What’s on Your Radar?
This Texas ranch house is shaking with the thunder that seems almost continuous from the massive storms. Water is pouring down in buckets as I sit dry and well-protected on the long wooden porch. Finally I can take a deep breath without inhaling pollen spores, since they’ve been dampened down by the rain. My heart is filled with joy, not only because of this day, but because I try to find joy even on the most difficult days. Easter Memories This morning my mind took me back to 5311 Indiana Avenue, in Fort Wayne, Indiana. A little brown house my parents bought for $50,000 (today its value is $233,000). It was a model home for a new neighborhood called Woodhurst. We would color eggs in the little kitchen the night before with my mom and dad. My brothers and I would wake up on Easter morning and have to find our hidden Easter baskets, and then we would become energy bunnies after eating most of the chocolate in one sitting. Then I would put on my little bow tie and my red sport coat, and I’d strap on my hidden James Bond 007 gun holster under my jacket and head
The Urge to Fight
Nature’s colors are beyond anything any artist is capable of reproducing. The color harmony of this morning’s sky, filled with peach, pink, purple, green, yellow, and gray-blue. The spring greens on the twisty oaks, and the thick carpet of blue flowers, this year the best I’ve ever seen them. I feel blessed to stare out at the backyard, the distant view, the deep lavender mountain, during a moment of perfect peace. I look forward to my quiet time when others still sleep, when it’s just me, my thoughts, and my faithful dogs. Trying Something New Two weeks ago, I tried something new. I decided to celebrate spring by asking people worldwide to join a broadcast from my backyard. I called it a global “paint-out” — a gathering of artists to paint. I invited some friends and ended up with about 30 local artists painting in my backyard, while we saw people all over the world watching and painting together. Suddenly the art world is flooded with paintings of one scene. Chainsaws Galore Doing a live event always has its challenges. Millions of tree branches were downed in the recent ice storms, and cleanup will be a yearlong process for many.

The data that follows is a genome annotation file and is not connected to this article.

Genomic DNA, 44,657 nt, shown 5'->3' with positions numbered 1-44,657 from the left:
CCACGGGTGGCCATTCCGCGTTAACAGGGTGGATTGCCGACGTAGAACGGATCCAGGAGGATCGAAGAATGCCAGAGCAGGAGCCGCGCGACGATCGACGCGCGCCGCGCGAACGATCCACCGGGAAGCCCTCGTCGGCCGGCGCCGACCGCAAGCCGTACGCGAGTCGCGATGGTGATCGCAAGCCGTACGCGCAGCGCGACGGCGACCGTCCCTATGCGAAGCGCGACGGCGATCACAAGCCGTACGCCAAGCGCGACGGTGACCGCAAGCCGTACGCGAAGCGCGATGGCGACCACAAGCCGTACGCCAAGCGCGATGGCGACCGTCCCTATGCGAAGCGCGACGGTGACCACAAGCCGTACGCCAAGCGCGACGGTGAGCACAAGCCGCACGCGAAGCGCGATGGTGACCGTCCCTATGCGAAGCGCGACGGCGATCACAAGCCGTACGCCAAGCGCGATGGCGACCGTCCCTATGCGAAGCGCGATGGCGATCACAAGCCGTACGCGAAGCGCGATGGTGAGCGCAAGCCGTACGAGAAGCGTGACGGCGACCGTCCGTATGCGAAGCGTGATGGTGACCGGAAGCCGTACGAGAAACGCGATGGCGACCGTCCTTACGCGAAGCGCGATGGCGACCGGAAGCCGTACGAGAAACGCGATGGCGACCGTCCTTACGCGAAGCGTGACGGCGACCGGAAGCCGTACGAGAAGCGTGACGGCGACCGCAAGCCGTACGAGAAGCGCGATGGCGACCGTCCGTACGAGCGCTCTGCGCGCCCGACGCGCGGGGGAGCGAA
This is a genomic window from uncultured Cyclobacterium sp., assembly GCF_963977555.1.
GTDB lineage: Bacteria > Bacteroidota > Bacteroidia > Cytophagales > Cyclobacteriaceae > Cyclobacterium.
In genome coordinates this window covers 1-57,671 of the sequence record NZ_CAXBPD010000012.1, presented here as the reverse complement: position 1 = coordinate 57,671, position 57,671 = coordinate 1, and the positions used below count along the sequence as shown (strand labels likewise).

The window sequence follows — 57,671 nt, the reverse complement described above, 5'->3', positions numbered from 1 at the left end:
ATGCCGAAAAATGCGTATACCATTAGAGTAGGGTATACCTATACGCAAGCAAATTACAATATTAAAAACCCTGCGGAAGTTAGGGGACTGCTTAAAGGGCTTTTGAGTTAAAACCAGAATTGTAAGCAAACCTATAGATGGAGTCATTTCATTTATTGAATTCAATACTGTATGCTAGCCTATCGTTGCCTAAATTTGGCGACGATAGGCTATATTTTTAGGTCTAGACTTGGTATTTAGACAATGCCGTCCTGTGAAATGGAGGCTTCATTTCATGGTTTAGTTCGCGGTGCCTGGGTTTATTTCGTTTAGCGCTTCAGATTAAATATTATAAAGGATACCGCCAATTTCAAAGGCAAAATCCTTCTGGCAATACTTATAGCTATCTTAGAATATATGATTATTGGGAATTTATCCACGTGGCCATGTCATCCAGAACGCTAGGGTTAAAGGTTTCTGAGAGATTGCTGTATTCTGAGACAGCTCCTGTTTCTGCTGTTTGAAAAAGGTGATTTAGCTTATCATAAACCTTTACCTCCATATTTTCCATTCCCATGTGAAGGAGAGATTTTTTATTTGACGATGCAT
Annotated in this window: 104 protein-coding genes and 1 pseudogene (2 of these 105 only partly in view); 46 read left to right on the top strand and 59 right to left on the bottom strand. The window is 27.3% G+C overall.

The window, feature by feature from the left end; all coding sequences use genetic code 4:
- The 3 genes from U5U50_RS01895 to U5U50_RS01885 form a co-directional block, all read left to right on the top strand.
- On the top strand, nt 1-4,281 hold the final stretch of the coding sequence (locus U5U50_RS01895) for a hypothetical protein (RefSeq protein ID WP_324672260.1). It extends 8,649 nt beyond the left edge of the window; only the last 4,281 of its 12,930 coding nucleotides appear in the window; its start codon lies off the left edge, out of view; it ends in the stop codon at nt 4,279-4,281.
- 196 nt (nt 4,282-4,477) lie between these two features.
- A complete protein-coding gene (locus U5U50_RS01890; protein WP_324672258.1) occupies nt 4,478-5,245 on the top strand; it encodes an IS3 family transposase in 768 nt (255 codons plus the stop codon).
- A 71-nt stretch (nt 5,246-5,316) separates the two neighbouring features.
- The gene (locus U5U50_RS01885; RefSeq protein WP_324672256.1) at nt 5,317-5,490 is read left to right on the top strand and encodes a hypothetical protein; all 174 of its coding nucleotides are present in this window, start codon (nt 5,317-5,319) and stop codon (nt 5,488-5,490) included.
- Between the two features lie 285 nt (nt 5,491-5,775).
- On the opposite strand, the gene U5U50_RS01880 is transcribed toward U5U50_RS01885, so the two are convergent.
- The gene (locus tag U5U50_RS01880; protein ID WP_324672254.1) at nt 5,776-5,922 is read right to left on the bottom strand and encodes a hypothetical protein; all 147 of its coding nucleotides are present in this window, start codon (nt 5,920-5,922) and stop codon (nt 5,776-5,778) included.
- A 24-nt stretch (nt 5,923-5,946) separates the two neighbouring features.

If life had a soundtrack, I’d be listening to the quiet strum of soft guitar music as I sit here on my back porch overlooking the Texas hills on this pre-sunrise morning. Distant hillside homes, towers, and blinking lights are softened by the fog of this humid, almost-warm morning, waiting patiently for the sun to reveal what’s in store for the day. For over a decade, this porch has been my muse, my quiet place, allowing me to stare into the distance inside my mind and gather my abstract thoughts. It's where I sit when I feel lost, where I sit when I feel the need to escape, and where I sit to find myself. It's where I create, where I write, where I ponder each day. A Backward Glance Looking in the rearview of life, it sometimes starts me wondering what lies ahead, what will keep me engaged, excited, and driven. What more can I do? What needs to be done that hasn’t been done? Do you ever wonder about those things? Where will you and I find new ways to change lives, to improve lives, to help others live their dreams? It's a question I often ask, with
Anger Consumed Me
A warm breeze kisses my skin as I am at last able to return to the old porch without the need for a blanket or a jacket. Brightly colored purple blossoms ignite the spring trees, and tiny buds indicate soon-to-return Texas bluebonnets that will carpet the ground in blue. Spring is here, finally. I’m blessed that we have a short and usually mild winter here in the center of the Lone Star State, only a couple of freezes and one massive ice storm to deal with so far. And though winter is my least favorite, I love living in a place where seasonal change occurs. Being able to open the windows and sleep with fresh air, no heat or AC, is among my favorite things. Sum-Sum-Summertime Of course, summertime is the ultimate. So many summer memories occupy space in my gray matter. Each summer my grandparents would hop in their new Chevrolet (my grandfather traded his in every year) and we would make the full-day drive to Tennessee. They always packed a picnic, and we often stopped to visit other family members along the way. Get in the Car Now! At first, I was resistant when they would ask me